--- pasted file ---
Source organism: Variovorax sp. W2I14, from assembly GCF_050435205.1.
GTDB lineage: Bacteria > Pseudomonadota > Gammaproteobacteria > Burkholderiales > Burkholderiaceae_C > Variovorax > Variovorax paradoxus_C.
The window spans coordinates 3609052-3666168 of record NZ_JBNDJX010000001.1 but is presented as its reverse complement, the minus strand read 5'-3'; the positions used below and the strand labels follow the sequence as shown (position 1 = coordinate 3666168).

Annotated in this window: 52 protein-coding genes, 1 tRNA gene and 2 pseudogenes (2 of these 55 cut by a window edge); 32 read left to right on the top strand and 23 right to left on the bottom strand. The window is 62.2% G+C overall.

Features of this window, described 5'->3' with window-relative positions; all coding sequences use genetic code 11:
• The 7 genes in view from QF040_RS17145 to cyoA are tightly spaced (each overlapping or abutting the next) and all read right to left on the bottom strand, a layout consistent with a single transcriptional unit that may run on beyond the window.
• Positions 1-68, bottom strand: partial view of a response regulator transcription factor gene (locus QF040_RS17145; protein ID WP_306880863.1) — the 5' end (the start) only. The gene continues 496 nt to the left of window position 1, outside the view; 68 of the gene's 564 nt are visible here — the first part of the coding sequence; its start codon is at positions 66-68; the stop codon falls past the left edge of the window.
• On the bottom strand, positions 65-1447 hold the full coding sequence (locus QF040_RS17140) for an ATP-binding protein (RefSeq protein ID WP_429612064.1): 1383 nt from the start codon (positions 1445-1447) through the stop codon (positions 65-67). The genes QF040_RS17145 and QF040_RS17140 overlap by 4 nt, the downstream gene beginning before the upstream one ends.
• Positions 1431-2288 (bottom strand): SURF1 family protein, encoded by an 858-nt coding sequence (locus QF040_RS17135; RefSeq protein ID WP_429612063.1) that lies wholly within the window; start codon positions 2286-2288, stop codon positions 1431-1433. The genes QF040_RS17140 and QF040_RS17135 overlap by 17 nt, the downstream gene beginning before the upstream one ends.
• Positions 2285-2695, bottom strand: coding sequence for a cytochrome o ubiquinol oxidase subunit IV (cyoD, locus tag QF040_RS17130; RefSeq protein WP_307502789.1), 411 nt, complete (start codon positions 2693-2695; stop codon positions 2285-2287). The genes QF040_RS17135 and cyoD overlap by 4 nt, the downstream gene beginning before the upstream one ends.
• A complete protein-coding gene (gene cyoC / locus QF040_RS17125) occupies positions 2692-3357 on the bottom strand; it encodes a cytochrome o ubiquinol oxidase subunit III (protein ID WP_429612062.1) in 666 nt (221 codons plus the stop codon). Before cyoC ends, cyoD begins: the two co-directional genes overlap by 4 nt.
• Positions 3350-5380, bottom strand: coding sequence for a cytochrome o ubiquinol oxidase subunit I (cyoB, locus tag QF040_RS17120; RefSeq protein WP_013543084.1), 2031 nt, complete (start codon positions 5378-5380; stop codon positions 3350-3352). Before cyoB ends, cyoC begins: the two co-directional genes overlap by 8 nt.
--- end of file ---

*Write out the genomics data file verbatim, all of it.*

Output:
Source organism: Variovorax sp. W2I14, from assembly GCF_050435205.1.
GTDB lineage: Bacteria > Pseudomonadota > Gammaproteobacteria > Burkholderiales > Burkholderiaceae_C > Variovorax > Variovorax paradoxus_C.
The window spans coordinates 3609052-3666168 of record NZ_JBNDJX010000001.1 but is presented as its reverse complement, the minus strand read 5'-3'; the positions used below and the strand labels follow the sequence as shown (position 1 = coordinate 3666168).

Annotated in this window: 52 protein-coding genes, 1 tRNA gene and 2 pseudogenes (2 of these 55 cut by a window edge); 32 read left to right on the top strand and 23 right to left on the bottom strand. The window is 62.2% G+C overall.

Features of this window, described 5'->3' with window-relative positions; all coding sequences use genetic code 11:
• The 7 genes in view from QF040_RS17145 to cyoA are tightly spaced (each overlapping or abutting the next) and all read right to left on the bottom strand, a layout consistent with a single transcriptional unit that may run on beyond the window.
• Positions 1-68, bottom strand: partial view of a response regulator transcription factor gene (locus QF040_RS17145; protein ID WP_306880863.1) — the 5' end (the start) only. The gene continues 496 nt to the left of window position 1, outside the view; 68 of the gene's 564 nt are visible here — the first part of the coding sequence; its start codon is at positions 66-68; the stop codon falls past the left edge of the window.
• On the bottom strand, positions 65-1447 hold the full coding sequence (locus QF040_RS17140) for an ATP-binding protein (RefSeq protein ID WP_429612064.1): 1383 nt from the start codon (positions 1445-1447) through the stop codon (positions 65-67). The genes QF040_RS17145 and QF040_RS17140 overlap by 4 nt, the downstream gene beginning before the upstream one ends.
• Positions 1431-2288 (bottom strand): SURF1 family protein, encoded by an 858-nt coding sequence (locus QF040_RS17135; RefSeq protein ID WP_429612063.1) that lies wholly within the window; start codon positions 2286-2288, stop codon positions 1431-1433. The genes QF040_RS17140 and QF040_RS17135 overlap by 17 nt, the downstream gene beginning before the upstream one ends.
• Positions 2285-2695, bottom strand: coding sequence for a cytochrome o ubiquinol oxidase subunit IV (cyoD, locus tag QF040_RS17130; RefSeq protein WP_307502789.1), 411 nt, complete (start codon positions 2693-2695; stop codon positions 2285-2287). The genes QF040_RS17135 and cyoD overlap by 4 nt, the downstream gene beginning before the upstream one ends.
• A complete protein-coding gene (gene cyoC / locus QF040_RS17125) occupies positions 2692-3357 on the bottom strand; it encodes a cytochrome o ubiquinol oxidase subunit III (protein ID WP_429612062.1) in 666 nt (221 codons plus the stop codon). Before cyoC ends, cyoD begins: the two co-directional genes overlap by 4 nt.
• Positions 3350-5380, bottom strand: coding sequence for a cytochrome o ubiquinol oxidase subunit I (cyoB, locus tag QF040_RS17120; RefSeq protein WP_013543084.1), 2031 nt, complete (start codon positions 5378-5380; stop codon positions 3350-3352). Before cyoB ends, cyoC begins: the two co-directional genes overlap by 8 nt.